A Computer Music System for Human SingingSkip other details (including permanent urls, DOI, citation information)
This work is licensed under a Creative Commons Attribution-NonCommercial-NoDerivatives 3.0 License. Please contact email@example.com to use this work in a way not covered by the license. :
For more information, read Michigan Publishing's access and usage policy.
Page 150 ï~~A COMPUTER MUSIC SYSTEM FOR HUMAN SINGING Wataru Inoue Shuji Hashimoto Sadamu Ohteru Department of Applied Physics, School of Science and Engineering WASEDA UNIVERSITY 3-4-1, Okubo, Shinjuku-ku, Tokyo 169, JAPAN E-mail- firstname.lastname@example.org, ohteru @cfi.waseda.ac.jp Abstract This paper is concerned with an automated accompaniment and modulation system for the human singing. One purpose of our system is to produce an adaptive accompaniment to follow the singing in real time, so that singers can change the singing tempo according to their own emotional feelings. Another purpose is to control the pitch of the singing voice in real time. When a singer sings out of tune, the system monitors the pitch of the singing and adjusts it to the correct one. 1. Introduction In the past ten years, we have been engaged in real time man-machine interface for musical performance[Morita et at, 1991 ][Sato et aL, 1991][Harada et al, 19921. As music is the art on time axis, real time processing is a supreme order in the computer music performance system. Among a lot of interesting investigations, one of the most serious cases where the real time processing is required, may be that of automated accompaniment. Many attempts have been reported on this matter[Dannenberg, 19841[Dannenberg and Mont-Reynaud, 1987][Naoi et al., 1989][Wake et al., 1992][Horiuchi et at, 19921. In most of these systems, the melody line inputs are made by a keyboard played by performer, to make the system free from physical sound signal processing such as the pitch detection. And they can focus on the problem of how to generate the accompaniment in the adequate timing with the suitable arrangement. It may certainly be effective to allow acoustic sound inputs for the application of computerized musical accompaniment. However, the work on real time acoustic sound processing for automated accompaniment have not been reported so much[Venoe, 1984][Vercoe and Puckette, 1985]jakeuchi etal., 19931, although there are many works on sound processing in the field of acoustics[Yamaguchi and Ando, 1977][Niihara et al., 1986][Kuhn, 19901. Recently some Pitch-to-MIDI equipments have become commercially available. However, they are not sufficient, especially for the vocal sound input. As the human voice is more complicated than the instrument sounds, we have to overcome abundant problems. On the other hand, an accompaniment system called "Karaoke" developed in this country, a sort of MMO(Music Minus One), has become popular throughout the world. However, in the Karaoke system, singers must sing in the tempo of the recorded accompaniment, that is, they cannot sing in their favorite tempo. In this paper, we introduce a computer music system for the human singing which is composed of two parts: an automated accompaniment part[Inoue et al., 19921 and an automated pitch modulation part[Inoue et al., 19931. The system accompanies your song following your favorite tempo, and also compensates for your voice when you sing out of tune. 4A.3 150 ICMC Proceedings 1993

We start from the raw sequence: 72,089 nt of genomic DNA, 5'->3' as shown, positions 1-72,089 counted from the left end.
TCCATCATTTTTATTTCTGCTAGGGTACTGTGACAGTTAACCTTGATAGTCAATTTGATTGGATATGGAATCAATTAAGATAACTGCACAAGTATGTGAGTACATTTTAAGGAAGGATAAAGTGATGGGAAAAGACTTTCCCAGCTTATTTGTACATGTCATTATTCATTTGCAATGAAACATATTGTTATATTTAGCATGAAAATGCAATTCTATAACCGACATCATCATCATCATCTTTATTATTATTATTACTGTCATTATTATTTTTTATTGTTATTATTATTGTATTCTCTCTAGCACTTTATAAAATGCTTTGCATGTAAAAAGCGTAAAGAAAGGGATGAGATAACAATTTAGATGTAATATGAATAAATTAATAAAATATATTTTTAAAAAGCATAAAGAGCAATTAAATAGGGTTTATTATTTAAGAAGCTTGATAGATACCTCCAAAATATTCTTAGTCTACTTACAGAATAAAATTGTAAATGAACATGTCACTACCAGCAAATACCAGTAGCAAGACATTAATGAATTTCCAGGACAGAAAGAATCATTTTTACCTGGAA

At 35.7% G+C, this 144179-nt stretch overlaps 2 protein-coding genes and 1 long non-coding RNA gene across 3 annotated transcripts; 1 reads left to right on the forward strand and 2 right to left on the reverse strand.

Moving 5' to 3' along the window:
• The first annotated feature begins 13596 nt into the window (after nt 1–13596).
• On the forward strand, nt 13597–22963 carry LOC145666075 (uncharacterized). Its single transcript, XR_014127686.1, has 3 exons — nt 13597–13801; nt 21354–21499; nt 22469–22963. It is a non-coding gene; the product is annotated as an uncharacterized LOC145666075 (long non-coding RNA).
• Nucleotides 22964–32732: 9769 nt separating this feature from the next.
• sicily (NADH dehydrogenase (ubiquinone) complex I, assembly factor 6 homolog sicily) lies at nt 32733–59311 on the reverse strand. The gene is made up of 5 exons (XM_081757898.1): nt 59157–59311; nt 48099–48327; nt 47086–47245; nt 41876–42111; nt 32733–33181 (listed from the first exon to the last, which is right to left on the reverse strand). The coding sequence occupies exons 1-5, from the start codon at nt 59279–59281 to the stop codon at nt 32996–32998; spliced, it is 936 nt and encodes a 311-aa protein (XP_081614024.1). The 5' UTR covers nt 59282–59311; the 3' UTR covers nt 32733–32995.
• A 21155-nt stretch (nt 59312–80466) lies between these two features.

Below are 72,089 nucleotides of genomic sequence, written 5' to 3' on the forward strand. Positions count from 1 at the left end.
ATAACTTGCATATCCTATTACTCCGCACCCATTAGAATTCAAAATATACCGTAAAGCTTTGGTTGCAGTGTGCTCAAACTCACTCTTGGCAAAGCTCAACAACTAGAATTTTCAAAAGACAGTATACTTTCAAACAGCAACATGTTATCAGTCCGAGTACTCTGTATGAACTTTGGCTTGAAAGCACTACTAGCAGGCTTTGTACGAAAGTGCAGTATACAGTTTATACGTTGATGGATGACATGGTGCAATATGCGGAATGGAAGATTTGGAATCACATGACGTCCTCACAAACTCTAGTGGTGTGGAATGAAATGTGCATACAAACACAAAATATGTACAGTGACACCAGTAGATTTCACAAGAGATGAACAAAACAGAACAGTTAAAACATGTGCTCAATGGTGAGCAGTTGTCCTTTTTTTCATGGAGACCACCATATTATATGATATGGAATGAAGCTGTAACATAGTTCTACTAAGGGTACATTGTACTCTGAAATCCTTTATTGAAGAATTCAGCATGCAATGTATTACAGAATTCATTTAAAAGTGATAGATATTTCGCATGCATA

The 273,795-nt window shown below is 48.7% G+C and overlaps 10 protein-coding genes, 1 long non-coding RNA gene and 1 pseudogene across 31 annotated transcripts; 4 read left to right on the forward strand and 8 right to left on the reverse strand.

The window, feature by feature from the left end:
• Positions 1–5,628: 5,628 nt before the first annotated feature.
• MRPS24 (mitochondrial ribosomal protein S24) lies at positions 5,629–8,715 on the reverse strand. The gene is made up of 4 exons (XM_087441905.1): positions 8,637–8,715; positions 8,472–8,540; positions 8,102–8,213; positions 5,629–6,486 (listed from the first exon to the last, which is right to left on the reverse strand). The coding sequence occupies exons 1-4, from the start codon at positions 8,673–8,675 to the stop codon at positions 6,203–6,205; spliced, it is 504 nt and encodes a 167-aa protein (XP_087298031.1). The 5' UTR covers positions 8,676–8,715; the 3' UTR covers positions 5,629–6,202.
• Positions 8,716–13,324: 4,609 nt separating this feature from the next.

Page 151 ï~~Establshed Tempo MII NSTRMENT =Accompaniments = SPEAKER Correct Singingu f Adaptive Figure 1: Rlow diagram of the system. SPEAKER P Accompaniments = 2. System Configuration The system hardware consists mainly of a digital signal processor unit (Mitec Corp. MSP77230 with NEC DSP chip # PD77230), a digital sound processor (YAMAHA Corp. SPX901), a MIDI instrument(E-mu Systems, Inc. Proteus), and a personal computer (NEC PC-9801) to control the entire system. The scores of the melody, accompaniments and the lyrics of the song are effectively maintained as a knowledge base in the system software. Figure 1 shows a flow diagram of the system. The system first extracts the singing pitch as a MIDI note number with the help of the DSP unit in real time. In order to automatically accompany the singing, the personal computer gets the information about the tempo, measure, and key of the singing by comparing the MIDI note number of the singing with the melody score. Thus, it starts to follow the song according to the detected measure and key. The accompaniments are adaptively generated with MIDI instruments according to the singing tempo. In order to automatically compensate for the singing voice in real time, the personal computer detects the dif ference between the MIDI note number of the singing and the melody score. The pitch of the singing voice is modulated to the pitch of the melody score by the digital sound processor according to the detected difference. 3. Singing Voice Analysis The DSP extracts the fundamental frequency of the singing voice by the "peak to peak" method. The singing voice is quantized to 12 bits digital data with the sampling rate of 20kHz. To improve the precision of the pitch extraction, the singing voice is filtered through a lowpass filter. Figure 2 shows the example of the filtering the singing voice. Peak detection is performed only on waves exceeding the threshold to eliminate the small peaks due to the harmonics. measurin Threshold 10 Time msec. 20 (b) Output through the lowpass filter Figure 2: Filtering the singing voice. 30 ICMC Proceedings 1993 151 4A.3